I don't believe Facebook is intrinsically evil.
This is not a promising way to begin a column, but it must be said upfront so that readers don't think I'm a Luddite. I am actually on Facebook and have a great many "friends." And I actually visit my homepage a couple of times a week. Like many people, I've especially enjoyed connecting with friends I haven't seen in decades.
Connecting is what Facebook promises. Not community as such, or even friendship. Everyone knows that a Facebook friend is not a friend in any meaningful sense, but only another Facebook member with whom one is "connected," meaning you have access to each other's information as compiled on your respective pages, and can, among other things, instantly get short "status updates" about what the other is thinking or doing.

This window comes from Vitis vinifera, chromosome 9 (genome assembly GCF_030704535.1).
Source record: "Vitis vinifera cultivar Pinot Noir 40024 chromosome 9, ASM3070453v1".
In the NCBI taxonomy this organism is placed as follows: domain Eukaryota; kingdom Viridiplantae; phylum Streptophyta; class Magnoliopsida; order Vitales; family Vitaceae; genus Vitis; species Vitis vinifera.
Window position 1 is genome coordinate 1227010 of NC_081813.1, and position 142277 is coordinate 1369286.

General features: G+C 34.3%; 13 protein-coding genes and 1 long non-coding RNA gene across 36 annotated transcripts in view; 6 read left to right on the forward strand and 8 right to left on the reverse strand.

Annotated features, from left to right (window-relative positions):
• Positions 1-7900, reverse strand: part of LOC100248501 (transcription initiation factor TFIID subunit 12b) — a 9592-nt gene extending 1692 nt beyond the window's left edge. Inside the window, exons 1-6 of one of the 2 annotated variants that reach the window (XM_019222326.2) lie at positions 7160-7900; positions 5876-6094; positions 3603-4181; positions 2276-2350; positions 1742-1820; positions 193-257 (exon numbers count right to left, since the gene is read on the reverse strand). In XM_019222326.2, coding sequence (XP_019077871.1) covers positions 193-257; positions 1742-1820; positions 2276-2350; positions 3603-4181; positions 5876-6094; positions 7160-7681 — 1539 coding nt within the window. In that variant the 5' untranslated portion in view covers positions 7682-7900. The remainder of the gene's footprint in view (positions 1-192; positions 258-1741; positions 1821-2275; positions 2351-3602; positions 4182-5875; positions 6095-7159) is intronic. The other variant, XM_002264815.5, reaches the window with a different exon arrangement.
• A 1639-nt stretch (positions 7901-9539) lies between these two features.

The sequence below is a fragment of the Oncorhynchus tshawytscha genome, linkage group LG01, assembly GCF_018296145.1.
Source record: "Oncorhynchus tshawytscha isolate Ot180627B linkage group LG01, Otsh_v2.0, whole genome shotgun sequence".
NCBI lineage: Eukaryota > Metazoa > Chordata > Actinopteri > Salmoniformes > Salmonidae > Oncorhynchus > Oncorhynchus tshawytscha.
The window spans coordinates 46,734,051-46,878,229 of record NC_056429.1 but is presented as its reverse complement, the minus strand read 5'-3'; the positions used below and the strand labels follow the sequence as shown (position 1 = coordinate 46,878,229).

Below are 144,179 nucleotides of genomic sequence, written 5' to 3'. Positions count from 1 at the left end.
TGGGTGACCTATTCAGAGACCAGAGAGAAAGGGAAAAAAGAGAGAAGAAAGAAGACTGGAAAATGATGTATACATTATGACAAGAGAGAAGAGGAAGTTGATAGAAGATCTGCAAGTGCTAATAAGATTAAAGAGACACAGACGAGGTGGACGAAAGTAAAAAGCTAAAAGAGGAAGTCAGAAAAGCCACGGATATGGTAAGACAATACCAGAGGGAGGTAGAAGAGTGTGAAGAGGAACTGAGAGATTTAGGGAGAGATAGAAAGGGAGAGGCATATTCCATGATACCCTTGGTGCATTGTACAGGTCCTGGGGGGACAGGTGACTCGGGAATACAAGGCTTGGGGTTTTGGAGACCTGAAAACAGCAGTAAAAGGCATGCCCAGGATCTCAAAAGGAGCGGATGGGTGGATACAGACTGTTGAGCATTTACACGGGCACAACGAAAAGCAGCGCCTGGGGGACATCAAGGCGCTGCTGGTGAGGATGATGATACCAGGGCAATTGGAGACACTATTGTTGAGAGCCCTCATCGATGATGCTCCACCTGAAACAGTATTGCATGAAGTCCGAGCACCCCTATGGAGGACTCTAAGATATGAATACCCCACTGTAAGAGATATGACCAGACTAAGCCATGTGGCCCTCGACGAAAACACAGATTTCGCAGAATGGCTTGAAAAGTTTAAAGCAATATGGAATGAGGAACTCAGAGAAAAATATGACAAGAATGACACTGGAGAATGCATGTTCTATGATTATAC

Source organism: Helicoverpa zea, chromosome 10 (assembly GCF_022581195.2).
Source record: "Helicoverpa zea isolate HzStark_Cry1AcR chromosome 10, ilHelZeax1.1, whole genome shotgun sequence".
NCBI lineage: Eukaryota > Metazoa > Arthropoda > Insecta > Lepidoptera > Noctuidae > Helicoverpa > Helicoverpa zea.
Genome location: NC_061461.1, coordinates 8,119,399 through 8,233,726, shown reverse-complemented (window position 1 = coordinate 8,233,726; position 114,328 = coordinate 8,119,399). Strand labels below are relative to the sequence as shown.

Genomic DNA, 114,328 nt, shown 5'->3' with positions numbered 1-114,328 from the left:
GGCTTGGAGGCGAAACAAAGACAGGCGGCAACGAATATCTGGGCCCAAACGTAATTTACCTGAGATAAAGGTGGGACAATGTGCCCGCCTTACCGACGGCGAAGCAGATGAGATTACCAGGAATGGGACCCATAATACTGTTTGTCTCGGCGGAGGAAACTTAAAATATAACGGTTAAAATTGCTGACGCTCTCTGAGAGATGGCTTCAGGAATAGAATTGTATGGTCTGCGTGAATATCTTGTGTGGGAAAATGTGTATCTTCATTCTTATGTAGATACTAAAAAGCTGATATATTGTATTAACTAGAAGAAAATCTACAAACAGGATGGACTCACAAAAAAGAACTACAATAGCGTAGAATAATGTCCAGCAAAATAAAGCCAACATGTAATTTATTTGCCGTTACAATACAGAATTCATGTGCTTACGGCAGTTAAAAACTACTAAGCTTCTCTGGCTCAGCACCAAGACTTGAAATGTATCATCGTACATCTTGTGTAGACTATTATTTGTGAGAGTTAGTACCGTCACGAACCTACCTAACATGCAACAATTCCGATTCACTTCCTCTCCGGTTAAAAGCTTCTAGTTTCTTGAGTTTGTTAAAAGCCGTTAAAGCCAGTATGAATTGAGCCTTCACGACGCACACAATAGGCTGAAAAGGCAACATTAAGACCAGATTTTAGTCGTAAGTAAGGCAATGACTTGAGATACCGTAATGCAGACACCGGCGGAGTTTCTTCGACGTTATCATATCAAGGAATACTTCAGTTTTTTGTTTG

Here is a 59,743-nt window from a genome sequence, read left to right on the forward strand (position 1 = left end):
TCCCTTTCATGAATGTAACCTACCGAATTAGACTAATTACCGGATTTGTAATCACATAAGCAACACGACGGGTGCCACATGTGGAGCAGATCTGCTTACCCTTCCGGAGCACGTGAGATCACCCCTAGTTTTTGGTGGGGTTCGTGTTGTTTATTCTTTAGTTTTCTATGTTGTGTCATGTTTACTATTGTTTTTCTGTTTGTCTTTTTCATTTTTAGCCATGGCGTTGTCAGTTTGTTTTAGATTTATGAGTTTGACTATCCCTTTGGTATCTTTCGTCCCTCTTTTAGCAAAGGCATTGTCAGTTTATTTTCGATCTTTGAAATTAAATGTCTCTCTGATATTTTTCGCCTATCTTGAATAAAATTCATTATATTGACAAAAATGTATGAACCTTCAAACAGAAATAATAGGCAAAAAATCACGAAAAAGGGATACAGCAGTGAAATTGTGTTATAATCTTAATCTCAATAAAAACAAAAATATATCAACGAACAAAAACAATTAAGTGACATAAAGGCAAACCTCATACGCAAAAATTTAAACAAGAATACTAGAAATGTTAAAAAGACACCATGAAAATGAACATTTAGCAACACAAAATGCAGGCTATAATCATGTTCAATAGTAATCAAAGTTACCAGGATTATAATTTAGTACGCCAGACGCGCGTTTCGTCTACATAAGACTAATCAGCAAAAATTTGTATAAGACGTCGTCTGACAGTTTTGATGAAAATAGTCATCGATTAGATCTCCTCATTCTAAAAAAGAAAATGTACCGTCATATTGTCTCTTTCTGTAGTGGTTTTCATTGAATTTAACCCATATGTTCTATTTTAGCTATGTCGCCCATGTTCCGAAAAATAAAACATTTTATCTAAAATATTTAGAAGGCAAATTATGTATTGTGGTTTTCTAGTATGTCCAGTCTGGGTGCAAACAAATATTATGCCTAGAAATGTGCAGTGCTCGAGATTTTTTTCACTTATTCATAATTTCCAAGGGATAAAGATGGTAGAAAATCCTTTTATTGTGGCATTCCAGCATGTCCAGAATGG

Facebook is part of the larger electronic phenomenon deemed social networking, which includes text messaging, Twitter, e-mail, blogging, and so forth — all of which are said to herald a new day in human interaction. But let's stick to Facebook as the prime example and admit that, in the end, Facebook actually sabotages our ability to genuinely connect with others. But it is an entertaining saboteur.
Really entertaining. I am writing this on the fifth anniversary of Facebook. The social networking phenomenon began on February 4, 2004, at Harvard University, and within a month, over half of the student body was registered. It was quickly introduced to Stanford and Yale and other Ivy League schools, then to all colleges and universities, and finally to everyone on the planet. Today there are some 90 million active users.
While the popularity of Facebook facilitates broad connectivity, I believe it does so at the expense of intimacy. Intimacy ...1